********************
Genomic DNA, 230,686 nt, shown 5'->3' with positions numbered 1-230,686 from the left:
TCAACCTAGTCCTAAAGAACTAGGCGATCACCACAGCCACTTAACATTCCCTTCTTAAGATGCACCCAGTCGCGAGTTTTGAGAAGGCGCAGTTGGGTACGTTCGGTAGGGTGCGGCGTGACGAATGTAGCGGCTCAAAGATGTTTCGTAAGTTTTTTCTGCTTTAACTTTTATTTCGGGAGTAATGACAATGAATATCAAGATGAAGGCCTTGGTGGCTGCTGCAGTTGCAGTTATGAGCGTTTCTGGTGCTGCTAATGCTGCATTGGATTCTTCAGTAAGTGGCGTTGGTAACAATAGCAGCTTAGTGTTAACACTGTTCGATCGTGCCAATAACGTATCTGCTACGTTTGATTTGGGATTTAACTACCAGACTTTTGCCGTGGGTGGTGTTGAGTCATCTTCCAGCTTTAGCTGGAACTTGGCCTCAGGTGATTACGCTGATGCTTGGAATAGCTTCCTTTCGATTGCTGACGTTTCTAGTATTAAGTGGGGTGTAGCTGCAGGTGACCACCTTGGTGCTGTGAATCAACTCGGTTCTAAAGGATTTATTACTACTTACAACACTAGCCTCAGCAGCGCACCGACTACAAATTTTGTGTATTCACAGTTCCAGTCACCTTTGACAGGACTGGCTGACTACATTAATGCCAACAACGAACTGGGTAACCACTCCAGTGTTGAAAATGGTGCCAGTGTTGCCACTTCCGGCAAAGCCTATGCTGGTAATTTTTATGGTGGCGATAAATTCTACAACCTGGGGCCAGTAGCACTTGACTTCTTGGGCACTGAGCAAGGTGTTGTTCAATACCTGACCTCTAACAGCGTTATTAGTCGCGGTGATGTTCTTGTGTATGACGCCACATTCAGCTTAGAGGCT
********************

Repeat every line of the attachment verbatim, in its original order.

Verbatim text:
Genomic DNA, 230,686 nt, shown 5'->3' with positions numbered 1-230,686 from the left:
TCAACCTAGTCCTAAAGAACTAGGCGATCACCACAGCCACTTAACATTCCCTTCTTAAGATGCACCCAGTCGCGAGTTTTGAGAAGGCGCAGTTGGGTACGTTCGGTAGGGTGCGGCGTGACGAATGTAGCGGCTCAAAGATGTTTCGTAAGTTTTTTCTGCTTTAACTTTTATTTCGGGAGTAATGACAATGAATATCAAGATGAAGGCCTTGGTGGCTGCTGCAGTTGCAGTTATGAGCGTTTCTGGTGCTGCTAATGCTGCATTGGATTCTTCAGTAAGTGGCGTTGGTAACAATAGCAGCTTAGTGTTAACACTGTTCGATCGTGCCAATAACGTATCTGCTACGTTTGATTTGGGATTTAACTACCAGACTTTTGCCGTGGGTGGTGTTGAGTCATCTTCCAGCTTTAGCTGGAACTTGGCCTCAGGTGATTACGCTGATGCTTGGAATAGCTTCCTTTCGATTGCTGACGTTTCTAGTATTAAGTGGGGTGTAGCTGCAGGTGACCACCTTGGTGCTGTGAATCAACTCGGTTCTAAAGGATTTATTACTACTTACAACACTAGCCTCAGCAGCGCACCGACTACAAATTTTGTGTATTCACAGTTCCAGTCACCTTTGACAGGACTGGCTGACTACATTAATGCCAACAACGAACTGGGTAACCACTCCAGTGTTGAAAATGGTGCCAGTGTTGCCACTTCCGGCAAAGCCTATGCTGGTAATTTTTATGGTGGCGATAAATTCTACAACCTGGGGCCAGTAGCACTTGACTTCTTGGGCACTGAGCAAGGTGTTGTTCAATACCTGACCTCTAACAGCGTTATTAGTCGCGGTGATGTTCTTGTGTATGACGCCACATTCAGCTTAGAGGCT